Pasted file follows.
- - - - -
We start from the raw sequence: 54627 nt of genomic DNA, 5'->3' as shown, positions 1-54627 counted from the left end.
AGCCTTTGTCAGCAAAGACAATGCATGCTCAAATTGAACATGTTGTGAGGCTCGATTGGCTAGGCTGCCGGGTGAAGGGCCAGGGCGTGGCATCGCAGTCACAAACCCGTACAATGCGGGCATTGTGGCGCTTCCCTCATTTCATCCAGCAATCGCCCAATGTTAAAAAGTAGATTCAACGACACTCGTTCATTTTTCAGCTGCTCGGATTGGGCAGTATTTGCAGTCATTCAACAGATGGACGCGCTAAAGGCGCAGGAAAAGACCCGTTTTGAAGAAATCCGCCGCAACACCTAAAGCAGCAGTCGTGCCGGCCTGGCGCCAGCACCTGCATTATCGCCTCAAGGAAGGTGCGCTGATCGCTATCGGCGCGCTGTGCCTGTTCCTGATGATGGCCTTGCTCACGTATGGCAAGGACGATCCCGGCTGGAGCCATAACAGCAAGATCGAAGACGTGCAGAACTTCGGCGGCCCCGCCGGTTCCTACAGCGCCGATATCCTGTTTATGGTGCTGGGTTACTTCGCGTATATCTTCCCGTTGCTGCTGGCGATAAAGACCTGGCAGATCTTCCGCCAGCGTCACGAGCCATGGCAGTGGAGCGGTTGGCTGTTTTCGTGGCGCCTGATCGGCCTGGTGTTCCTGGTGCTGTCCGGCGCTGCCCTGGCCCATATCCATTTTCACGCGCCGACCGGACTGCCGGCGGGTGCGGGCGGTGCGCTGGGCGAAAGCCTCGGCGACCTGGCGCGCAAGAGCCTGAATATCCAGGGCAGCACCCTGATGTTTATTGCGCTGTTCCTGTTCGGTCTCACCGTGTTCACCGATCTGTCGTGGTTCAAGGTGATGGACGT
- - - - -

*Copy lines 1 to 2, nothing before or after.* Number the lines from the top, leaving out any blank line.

We start from the raw sequence: 54627 nt of genomic DNA, 5'->3' as shown, positions 1-54627 counted from the left end.
AGCCTTTGTCAGCAAAGACAATGCATGCTCAAATTGAACATGTTGTGAGGCTCGATTGGCTAGGCTGCCGGGTGAAGGGCCAGGGCGTGGCATCGCAGTCACAAACCCGTACAATGCGGGCATTGTGGCGCTTCCCTCATTTCATCCAGCAATCGCCCAATGTTAAAAAGTAGATTCAACGACACTCGTTCATTTTTCAGCTGCTCGGATTGGGCAGTATTTGCAGTCATTCAACAGATGGACGCGCTAAAGGCGCAGGAAAAGACCCGTTTTGAAGAAATCCGCCGCAACACCTAAAGCAGCAGTCGTGCCGGCCTGGCGCCAGCACCTGCATTATCGCCTCAAGGAAGGTGCGCTGATCGCTATCGGCGCGCTGTGCCTGTTCCTGATGATGGCCTTGCTCACGTATGGCAAGGACGATCCCGGCTGGAGCCATAACAGCAAGATCGAAGACGTGCAGAACTTCGGCGGCCCCGCCGGTTCCTACAGCGCCGATATCCTGTTTATGGTGCTGGGTTACTTCGCGTATATCTTCCCGTTGCTGCTGGCGATAAAGACCTGGCAGATCTTCCGCCAGCGTCACGAGCCATGGCAGTGGAGCGGTTGGCTGTTTTCGTGGCGCCTGATCGGCCTGGTGTTCCTGGTGCTGTCCGGCGCTGCCCTGGCCCATATCCATTTTCACGCGCCGACCGGACTGCCGGCGGGTGCGGGCGGTGCGCTGGGCGAAAGCCTCGGCGACCTGGCGCGCAAGAGCCTGAATATCCAGGGCAGCACCCTGATGTTTATTGCGCTGTTCCTGTTCGGTCTCACCGTGTTCACCGATCTGTCGTGGTTCAAGGTGATGGACGT